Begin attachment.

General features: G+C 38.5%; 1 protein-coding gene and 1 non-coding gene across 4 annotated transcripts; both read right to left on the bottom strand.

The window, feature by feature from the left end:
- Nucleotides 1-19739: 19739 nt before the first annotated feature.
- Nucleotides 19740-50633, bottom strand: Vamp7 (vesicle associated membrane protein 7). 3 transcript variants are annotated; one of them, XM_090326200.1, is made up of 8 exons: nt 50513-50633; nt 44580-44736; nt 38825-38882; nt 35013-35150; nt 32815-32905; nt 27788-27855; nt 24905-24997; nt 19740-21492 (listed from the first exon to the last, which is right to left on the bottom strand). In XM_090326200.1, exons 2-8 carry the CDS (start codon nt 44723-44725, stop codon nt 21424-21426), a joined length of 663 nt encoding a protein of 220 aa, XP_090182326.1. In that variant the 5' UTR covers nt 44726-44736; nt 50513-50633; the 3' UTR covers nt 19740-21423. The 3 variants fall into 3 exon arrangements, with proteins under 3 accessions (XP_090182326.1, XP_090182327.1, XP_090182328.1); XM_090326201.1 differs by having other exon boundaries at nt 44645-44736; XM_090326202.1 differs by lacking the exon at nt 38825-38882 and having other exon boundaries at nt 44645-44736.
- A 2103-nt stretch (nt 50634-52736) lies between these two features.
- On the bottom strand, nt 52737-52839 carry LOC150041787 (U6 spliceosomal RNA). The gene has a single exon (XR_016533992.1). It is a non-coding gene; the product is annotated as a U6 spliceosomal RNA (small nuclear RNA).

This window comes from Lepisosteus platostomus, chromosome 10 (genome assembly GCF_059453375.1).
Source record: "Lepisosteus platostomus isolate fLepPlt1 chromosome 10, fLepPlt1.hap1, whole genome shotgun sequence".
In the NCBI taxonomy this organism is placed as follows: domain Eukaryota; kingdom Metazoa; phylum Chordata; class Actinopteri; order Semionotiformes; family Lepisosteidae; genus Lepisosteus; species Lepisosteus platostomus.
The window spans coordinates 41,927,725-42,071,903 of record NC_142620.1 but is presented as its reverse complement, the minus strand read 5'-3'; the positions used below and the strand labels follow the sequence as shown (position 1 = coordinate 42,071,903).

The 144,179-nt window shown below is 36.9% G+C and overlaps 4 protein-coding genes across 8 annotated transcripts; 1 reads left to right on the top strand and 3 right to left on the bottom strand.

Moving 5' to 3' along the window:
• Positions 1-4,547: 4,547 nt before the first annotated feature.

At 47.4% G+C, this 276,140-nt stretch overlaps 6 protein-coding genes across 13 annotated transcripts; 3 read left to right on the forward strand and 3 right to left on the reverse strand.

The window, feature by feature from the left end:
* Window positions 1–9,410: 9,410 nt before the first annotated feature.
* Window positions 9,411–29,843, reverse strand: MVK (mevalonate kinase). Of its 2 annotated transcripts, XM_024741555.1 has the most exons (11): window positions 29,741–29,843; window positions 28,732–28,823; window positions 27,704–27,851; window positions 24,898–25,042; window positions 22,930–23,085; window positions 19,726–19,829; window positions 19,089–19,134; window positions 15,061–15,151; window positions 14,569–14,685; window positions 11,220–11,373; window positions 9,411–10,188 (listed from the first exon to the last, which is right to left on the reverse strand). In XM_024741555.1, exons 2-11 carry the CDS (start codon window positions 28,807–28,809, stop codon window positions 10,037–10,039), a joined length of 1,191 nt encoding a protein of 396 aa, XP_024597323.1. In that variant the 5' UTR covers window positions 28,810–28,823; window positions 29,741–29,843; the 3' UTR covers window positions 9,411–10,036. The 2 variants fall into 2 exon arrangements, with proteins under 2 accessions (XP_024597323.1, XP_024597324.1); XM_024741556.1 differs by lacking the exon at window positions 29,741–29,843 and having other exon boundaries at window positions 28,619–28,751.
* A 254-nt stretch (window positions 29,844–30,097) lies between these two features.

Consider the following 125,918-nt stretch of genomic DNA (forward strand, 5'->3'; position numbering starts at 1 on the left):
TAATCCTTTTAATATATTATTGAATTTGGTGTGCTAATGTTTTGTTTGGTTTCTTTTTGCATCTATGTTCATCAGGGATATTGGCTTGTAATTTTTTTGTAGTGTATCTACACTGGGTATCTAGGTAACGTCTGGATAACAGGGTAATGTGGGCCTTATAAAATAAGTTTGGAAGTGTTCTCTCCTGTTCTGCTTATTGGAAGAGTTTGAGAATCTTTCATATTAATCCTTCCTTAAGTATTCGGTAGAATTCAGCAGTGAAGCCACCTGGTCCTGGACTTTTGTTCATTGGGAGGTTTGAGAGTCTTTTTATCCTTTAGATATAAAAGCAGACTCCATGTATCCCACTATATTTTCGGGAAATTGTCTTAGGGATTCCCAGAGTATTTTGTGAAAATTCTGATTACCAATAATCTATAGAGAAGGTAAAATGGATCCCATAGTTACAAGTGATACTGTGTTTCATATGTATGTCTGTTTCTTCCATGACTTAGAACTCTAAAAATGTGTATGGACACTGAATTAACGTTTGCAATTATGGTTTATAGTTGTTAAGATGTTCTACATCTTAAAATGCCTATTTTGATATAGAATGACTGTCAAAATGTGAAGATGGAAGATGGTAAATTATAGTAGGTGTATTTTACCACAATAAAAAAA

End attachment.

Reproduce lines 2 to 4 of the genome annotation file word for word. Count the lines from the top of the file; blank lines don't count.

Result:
The window, feature by feature from the left end:
- Nucleotides 1-19739: 19739 nt before the first annotated feature.
- Nucleotides 19740-50633, bottom strand: Vamp7 (vesicle associated membrane protein 7). 3 transcript variants are annotated; one of them, XM_090326200.1, is made up of 8 exons: nt 50513-50633; nt 44580-44736; nt 38825-38882; nt 35013-35150; nt 32815-32905; nt 27788-27855; nt 24905-24997; nt 19740-21492 (listed from the first exon to the last, which is right to left on the bottom strand). In XM_090326200.1, exons 2-8 carry the CDS (start codon nt 44723-44725, stop codon nt 21424-21426), a joined length of 663 nt encoding a protein of 220 aa, XP_090182326.1. In that variant the 5' UTR covers nt 44726-44736; nt 50513-50633; the 3' UTR covers nt 19740-21423. The 3 variants fall into 3 exon arrangements, with proteins under 3 accessions (XP_090182326.1, XP_090182327.1, XP_090182328.1); XM_090326201.1 differs by having other exon boundaries at nt 44645-44736; XM_090326202.1 differs by lacking the exon at nt 38825-38882 and having other exon boundaries at nt 44645-44736.